Editor's note: This story has been updated since it originally was published in 2003.
Think damage from a water or sewer line break on your property is covered by your homeowners insurance? How about damage from earthquakes, mold or termites? Think again.
Most homeowners mistakenly think that their homeowners insurance covers more losses than it really does, according to a recent study by the National Association of Insurance Commissioners. In fact, despite all the publicity about Hurricane Katrina victims whose damage claims were denied because they lacked flood insurance, a third of those surveyed by NAIC thought their standard homeowners policies would cover flood damage.
For most homeowners, getting insurance was just another step in the buying process. But if that was the last or only time you reviewed your policy, there may be gaps in your coverage.
Below are some common holes in homeowners insurance that could cost big money if disaster strikes, and some inexpensive ways to fill them:
When disaster stikes
Although standard homeowners insurance will protect you if a major storm hits, earthquakes and floods typically aren't covered. You usually can add earthquake coverage to your homeowner's policy for about $100, or less if you're in a low-risk area. Flood insurance is only provided by the National Flood Insurance Program, but you can buy it through most insurance agents. Costs can range from $300 in a low-risk area to more than $800 if you live in a flood plain, says Don Beery, an independent insurance agent in New Orleans. Check for a quote.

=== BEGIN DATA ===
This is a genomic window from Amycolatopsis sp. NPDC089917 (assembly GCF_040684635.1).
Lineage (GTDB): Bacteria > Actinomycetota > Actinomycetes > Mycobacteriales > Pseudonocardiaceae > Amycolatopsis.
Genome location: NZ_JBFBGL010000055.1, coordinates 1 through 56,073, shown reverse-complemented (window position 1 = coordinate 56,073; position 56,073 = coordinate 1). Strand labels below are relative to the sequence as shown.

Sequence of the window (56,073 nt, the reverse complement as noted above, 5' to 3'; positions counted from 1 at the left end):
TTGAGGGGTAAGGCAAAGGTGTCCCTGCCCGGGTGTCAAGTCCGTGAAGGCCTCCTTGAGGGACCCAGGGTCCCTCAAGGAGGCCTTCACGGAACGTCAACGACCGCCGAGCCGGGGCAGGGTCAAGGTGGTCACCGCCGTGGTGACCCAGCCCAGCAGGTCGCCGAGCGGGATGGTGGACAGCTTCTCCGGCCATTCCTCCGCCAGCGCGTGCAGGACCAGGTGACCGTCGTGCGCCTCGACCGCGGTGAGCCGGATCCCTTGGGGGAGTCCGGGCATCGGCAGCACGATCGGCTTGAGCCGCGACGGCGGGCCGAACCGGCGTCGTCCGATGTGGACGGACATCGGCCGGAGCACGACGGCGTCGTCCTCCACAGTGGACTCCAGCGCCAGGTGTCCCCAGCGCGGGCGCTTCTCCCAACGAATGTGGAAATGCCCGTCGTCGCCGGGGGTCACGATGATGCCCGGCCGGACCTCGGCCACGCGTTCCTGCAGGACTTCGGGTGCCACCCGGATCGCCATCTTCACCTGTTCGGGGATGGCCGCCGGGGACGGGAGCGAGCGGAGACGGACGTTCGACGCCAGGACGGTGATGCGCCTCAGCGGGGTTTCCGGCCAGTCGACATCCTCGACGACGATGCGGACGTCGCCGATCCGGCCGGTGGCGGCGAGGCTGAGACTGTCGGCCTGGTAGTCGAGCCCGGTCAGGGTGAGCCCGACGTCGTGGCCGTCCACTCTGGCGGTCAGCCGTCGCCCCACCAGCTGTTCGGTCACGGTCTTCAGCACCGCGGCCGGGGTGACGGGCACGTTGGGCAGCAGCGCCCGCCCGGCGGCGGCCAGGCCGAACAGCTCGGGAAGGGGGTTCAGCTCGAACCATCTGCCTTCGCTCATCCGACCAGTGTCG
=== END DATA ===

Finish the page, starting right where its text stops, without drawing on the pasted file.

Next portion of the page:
Water, water everywhere
You'd think your insurer would pay to clean up the mess created by a sewage or water backup, but most policies don't provide this protection. For $60 a year, you can buy up to $5,000 in added coverage for water and sewage backup, Beery says.
Unrealistic rebuilding costs
Check the local cost of building a home like yours. The insurance company is concerned with replacement value, not the market value of your home. If your home is insured for less than what it would cost to rebuild, you'll foot the bill for the difference (see "Is Your Home Underinsured"). Some companies will pay up to 125% of the value listed in your policy, but most have dropped guaranteed replacement coverage, which pays whatever it costs to rebuild your home. And as some Katrina victims discovered, they didn't have enough money to rebuild despite full payouts from their insurers (see Insurance Lessons After Katrina.